Aldi is stepping up efforts to make sure customers know it stocks quality Australian-made products with a new television ad released this week, in a move seen to be an attempt to further increase its competitiveness.
A joint creation between the Australian Made Campaign and the Buchanan Group, the ad starts out with an image of an Australian-made symbol overlaid over images of a farm and the words: “Most people would be surprised with how many Australian-made products there are in Aldi stores”.
The 30-second ad, which contains no less than seven references to ‘Australia’ and ‘Aussie’, features Westacre Australian tasty cheese and The Olive Tree’s olive oil.
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It finishes with an Aldi supermarket worker saying, “that’s why we stock it at Aldi, Aldi supports Aussie products because Australians deliver great quality”.
A spokesperson for the Australian Made Campaign told SmartCompany the ad is the first in a series.
“The Australian Made Campaign is proud to partner with the Buchanan Group to create an advertising platform dedicated to increasing sales of genuine Aussie products and produce,” the spokesperson says.
“Only products certified to carry the Australian Made, Australian Grown logo are eligible to be featured in the series.”
IBISWorld senior industry analyst Brooke Tonkin told SmartCompany the Aldi ad represents a “different avenue” for Aldi in the “fiercely competitive” supermarket industry.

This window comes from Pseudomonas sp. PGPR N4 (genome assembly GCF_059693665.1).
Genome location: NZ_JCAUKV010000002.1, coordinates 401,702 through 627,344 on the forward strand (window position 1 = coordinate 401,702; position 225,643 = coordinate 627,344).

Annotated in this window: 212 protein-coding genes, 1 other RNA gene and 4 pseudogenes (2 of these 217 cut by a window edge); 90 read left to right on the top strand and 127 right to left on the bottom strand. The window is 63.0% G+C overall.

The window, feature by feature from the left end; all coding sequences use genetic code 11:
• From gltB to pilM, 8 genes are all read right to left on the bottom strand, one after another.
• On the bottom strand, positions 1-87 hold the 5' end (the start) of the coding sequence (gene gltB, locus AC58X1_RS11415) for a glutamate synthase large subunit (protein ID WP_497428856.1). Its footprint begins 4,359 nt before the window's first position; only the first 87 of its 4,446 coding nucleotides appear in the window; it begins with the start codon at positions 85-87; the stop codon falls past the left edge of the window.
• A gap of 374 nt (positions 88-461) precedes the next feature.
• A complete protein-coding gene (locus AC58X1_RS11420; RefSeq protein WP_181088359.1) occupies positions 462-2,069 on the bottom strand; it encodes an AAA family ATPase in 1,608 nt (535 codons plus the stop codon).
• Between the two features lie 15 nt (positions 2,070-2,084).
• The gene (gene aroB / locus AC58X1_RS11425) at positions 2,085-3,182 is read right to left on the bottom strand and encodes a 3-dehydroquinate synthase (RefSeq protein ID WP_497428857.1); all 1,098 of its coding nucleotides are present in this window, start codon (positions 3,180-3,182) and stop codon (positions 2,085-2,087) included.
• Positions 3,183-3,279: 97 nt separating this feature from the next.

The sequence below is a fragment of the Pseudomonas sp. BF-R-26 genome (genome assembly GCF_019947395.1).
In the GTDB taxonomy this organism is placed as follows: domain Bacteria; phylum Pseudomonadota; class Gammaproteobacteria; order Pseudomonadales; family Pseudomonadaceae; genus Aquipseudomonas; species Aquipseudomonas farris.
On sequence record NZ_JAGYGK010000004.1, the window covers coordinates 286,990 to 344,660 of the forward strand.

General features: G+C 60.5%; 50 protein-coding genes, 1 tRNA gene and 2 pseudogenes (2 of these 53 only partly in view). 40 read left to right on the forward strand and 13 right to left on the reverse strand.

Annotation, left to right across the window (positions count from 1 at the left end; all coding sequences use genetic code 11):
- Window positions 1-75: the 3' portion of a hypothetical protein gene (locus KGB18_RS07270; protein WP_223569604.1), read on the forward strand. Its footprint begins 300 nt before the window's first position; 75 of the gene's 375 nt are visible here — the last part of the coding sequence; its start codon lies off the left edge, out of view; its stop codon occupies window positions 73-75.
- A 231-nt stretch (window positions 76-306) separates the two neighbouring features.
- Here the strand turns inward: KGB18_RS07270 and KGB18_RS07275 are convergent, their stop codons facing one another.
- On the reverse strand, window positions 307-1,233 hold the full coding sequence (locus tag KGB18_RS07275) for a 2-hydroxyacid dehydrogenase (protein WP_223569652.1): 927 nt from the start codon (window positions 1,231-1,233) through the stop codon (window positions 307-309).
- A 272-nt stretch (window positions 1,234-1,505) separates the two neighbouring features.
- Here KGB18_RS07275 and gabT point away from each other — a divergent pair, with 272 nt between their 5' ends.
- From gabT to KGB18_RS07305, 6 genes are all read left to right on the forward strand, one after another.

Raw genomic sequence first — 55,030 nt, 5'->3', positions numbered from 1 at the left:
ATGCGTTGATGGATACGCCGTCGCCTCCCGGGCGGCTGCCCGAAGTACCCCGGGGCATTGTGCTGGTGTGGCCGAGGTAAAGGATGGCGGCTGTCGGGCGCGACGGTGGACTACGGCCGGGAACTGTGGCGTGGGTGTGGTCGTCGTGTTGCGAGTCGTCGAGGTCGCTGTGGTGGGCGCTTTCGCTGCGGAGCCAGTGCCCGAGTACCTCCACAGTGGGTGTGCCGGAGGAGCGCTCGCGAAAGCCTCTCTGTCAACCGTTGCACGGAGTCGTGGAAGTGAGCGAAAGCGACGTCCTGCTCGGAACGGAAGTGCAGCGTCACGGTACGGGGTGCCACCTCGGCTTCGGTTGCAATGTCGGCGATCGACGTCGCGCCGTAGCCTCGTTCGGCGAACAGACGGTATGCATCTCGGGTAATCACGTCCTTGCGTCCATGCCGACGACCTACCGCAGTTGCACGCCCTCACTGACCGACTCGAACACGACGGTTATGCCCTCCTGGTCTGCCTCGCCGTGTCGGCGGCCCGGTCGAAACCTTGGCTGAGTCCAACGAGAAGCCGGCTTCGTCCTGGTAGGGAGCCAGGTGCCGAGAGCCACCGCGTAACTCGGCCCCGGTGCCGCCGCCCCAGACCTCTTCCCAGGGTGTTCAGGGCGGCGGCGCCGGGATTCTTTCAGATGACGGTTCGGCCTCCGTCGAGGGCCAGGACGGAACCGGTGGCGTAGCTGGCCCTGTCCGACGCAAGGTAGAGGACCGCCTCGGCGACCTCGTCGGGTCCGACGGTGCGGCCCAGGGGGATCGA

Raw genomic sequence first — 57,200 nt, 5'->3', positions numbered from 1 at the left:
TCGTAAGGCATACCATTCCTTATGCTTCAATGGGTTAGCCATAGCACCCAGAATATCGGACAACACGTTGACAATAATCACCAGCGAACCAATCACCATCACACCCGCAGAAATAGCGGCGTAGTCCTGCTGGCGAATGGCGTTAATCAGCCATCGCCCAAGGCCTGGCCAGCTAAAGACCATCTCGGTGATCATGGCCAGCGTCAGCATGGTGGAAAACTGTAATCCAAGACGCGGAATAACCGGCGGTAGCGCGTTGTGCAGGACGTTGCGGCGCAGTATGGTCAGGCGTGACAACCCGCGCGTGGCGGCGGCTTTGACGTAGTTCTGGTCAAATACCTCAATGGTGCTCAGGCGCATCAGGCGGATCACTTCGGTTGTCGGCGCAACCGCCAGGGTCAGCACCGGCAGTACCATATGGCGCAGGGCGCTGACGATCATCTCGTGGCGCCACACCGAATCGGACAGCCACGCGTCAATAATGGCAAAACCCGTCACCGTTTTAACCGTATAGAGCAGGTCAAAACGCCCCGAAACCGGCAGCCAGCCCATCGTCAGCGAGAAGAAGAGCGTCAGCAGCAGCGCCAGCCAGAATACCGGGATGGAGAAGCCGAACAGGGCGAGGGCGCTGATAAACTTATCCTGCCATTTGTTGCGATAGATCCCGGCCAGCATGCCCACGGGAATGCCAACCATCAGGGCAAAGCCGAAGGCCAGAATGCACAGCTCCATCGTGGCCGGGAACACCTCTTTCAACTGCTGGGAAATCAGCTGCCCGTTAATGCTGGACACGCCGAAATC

“Aldi is looking to promote to consumers not all its products are private made and imported,” she says.
“Some consumers are very conscious of country of origin labelling, by promoting the Australia Made logo Aldi is trying to attract those customers.”
Tonkin says the ad may be an attempt to counteract the recent focus on Aldi’s German heritage.
“Aldi is a German supermarket, there is plenty of attention on them being a German chain recently, especially with the entrance of Lidl,” she says.
“Promoting Australia-Made shows they’re trying to accommodate the local market in terms of Australian products.”
But Tonkin says the biggest competitive factor for supermarkets remains price and so Aldi perhaps was just trying to make a point.
“At the end of the day, a lot of consumers make a lot of their choices based on price,” she says.
“It’s more they want to point out not all of their products are German.”
Tonkin says there appears to be a trend favouring Australian-owned products at the moment, and this potentially means increased competition for smaller independents as well.
“For smaller players, that’s their point of difference,” she says.
In a statement provided to SmartCompany, an Aldi spokesperson said the company had played an “important role” in the Australian community since opening its first stores in 2001, and worked with more than 850 suppliers a year.
“We are deeply committed to supporting Australian manufacturers, suppliers and growers, working closely together to offer our shoppers high quality, great value and locally-sourced products.”
“We have many great stories to share and this campaign profiles some of our best locally made products.”
The spokesperson said 90% of its core range was private label, with the majority of these products sourced from Australian manufacturers.
“We only source products from overseas when we can’t find the product, quality, efficiency or innovation we seek here in Australia.”
*This article was updated to include comments from Aldi at 2pm on July 13